Lidija Grozdanic

Billboard Produces Drinkable Water From Desert Air in Peru

by , 04/17/14

Lima billboard water, water-producing billboard, drinkable water scarcity, Lima water shortage, Lima University of Engineering and Technology, Mayo DraftFCB, water filtering billboard, eco-friendly source of water, humidity into water

Peruvian researchers have collaborated with an ad agency to create an unusual billboard that generates drinking water from thin air. While the billboard fulfills its traditional role as an advertising tool—in this case for courses at Lima’s University of Engineering and Technology (UTEC)—it harvests moisture directly from the air, which is then processed through a filtration system. Capable of producing 25 gallons (96 liters) of water a day during summer, the billboard has produced 9450 liters of clean drinking water for a nearby community in the three months since it was first installed.


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Lima, Peru’s capital city, receives less than one inch of rain each year, forcing some residents to get their water from dirty wells. Despite the lack of rain, the high humidity makes it possible to harvest water directly from the city’s air, providing a sustainable, alternative source of drinkable water.

The researchers at Peru’s University of Engineering and Technology teamed up with Mayo DraftFCB advertising agency to create the billboard. The panel consists of five machines which convert humidity into water through use of air and carbon filters and a condenser. The water is stored in five tanks located at the top of the structure. The filtered water flows into a pipe at the bottom of the billboard, supplying the neighboring community with clean water. In the three months since it was first installed, the billboard has produced 9450 liters of water.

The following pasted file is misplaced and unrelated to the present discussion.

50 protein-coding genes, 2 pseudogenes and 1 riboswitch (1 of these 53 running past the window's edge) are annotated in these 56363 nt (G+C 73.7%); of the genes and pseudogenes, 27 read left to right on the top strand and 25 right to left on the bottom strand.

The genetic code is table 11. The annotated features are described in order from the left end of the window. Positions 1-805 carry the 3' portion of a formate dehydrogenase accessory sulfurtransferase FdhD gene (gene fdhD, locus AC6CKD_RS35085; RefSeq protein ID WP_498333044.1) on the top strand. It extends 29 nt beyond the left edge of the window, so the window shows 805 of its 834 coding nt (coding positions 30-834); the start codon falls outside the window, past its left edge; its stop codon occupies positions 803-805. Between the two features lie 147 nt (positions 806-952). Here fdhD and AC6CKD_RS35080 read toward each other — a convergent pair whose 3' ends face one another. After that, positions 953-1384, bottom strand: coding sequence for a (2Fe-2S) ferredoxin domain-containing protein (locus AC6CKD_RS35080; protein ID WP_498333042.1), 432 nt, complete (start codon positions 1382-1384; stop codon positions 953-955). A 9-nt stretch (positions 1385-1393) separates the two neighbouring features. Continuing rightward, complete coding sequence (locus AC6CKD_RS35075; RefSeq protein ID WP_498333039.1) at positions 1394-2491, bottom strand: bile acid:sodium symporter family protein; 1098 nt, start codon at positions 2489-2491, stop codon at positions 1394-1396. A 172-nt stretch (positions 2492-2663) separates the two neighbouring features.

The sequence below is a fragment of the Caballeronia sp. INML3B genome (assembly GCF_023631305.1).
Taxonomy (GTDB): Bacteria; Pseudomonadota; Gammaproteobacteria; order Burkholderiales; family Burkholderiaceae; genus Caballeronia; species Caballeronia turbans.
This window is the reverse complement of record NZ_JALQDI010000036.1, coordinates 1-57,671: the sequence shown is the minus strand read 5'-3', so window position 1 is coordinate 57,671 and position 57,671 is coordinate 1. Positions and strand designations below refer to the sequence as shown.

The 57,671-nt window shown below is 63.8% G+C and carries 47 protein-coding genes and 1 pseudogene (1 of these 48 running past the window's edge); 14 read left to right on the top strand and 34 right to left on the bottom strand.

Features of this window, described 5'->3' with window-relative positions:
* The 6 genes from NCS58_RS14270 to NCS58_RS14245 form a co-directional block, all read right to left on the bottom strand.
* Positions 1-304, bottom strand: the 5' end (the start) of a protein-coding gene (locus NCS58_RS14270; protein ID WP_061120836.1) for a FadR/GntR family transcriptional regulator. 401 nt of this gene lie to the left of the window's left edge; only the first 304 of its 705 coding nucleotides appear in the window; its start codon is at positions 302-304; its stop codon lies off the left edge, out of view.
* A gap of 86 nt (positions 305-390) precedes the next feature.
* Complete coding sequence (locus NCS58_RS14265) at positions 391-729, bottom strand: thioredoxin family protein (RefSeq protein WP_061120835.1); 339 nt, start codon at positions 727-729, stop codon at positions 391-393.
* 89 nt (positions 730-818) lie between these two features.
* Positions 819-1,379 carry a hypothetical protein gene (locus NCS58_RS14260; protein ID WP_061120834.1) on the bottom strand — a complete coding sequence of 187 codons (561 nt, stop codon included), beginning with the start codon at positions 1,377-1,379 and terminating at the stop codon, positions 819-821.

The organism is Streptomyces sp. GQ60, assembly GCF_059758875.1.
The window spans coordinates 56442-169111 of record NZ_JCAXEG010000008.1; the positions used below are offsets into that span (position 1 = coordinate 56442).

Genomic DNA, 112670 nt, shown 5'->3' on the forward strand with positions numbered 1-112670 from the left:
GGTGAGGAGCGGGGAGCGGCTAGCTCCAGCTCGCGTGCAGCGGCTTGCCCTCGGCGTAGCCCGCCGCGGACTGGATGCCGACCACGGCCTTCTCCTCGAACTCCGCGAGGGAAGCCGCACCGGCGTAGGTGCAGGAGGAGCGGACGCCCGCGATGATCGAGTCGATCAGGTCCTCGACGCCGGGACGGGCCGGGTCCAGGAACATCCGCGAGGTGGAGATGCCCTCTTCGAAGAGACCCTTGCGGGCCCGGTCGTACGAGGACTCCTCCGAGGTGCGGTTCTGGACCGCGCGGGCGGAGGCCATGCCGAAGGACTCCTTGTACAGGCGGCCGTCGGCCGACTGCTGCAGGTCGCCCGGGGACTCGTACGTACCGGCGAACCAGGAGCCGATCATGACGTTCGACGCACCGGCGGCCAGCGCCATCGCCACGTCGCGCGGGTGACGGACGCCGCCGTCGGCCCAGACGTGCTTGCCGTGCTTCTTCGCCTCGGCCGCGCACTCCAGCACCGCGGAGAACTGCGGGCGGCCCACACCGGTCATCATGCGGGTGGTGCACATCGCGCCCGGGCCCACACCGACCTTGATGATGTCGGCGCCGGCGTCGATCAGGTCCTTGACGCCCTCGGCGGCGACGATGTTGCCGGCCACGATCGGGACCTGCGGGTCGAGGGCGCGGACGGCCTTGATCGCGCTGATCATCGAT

+ UTEC

Via Discovery News

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3 Comments

  1. myDickBeHards April 17, 2014 at 1:53 pm

    this is such a great idea it will help thousands of people.

  2. darenmckelvey August 31, 2013 at 5:49 am

    This is brilliant and obviously could have a massive impact all around the world in these types of climates if the idea catches on.

  3. Ken Biron July 17, 2013 at 3:12 pm

    It is a completely false statement that we are running out of drinkable water. We are simply not utilizing it sustainably, consuming it faster than it can replenish itself which happens naturally and will long after we are gone, given time.

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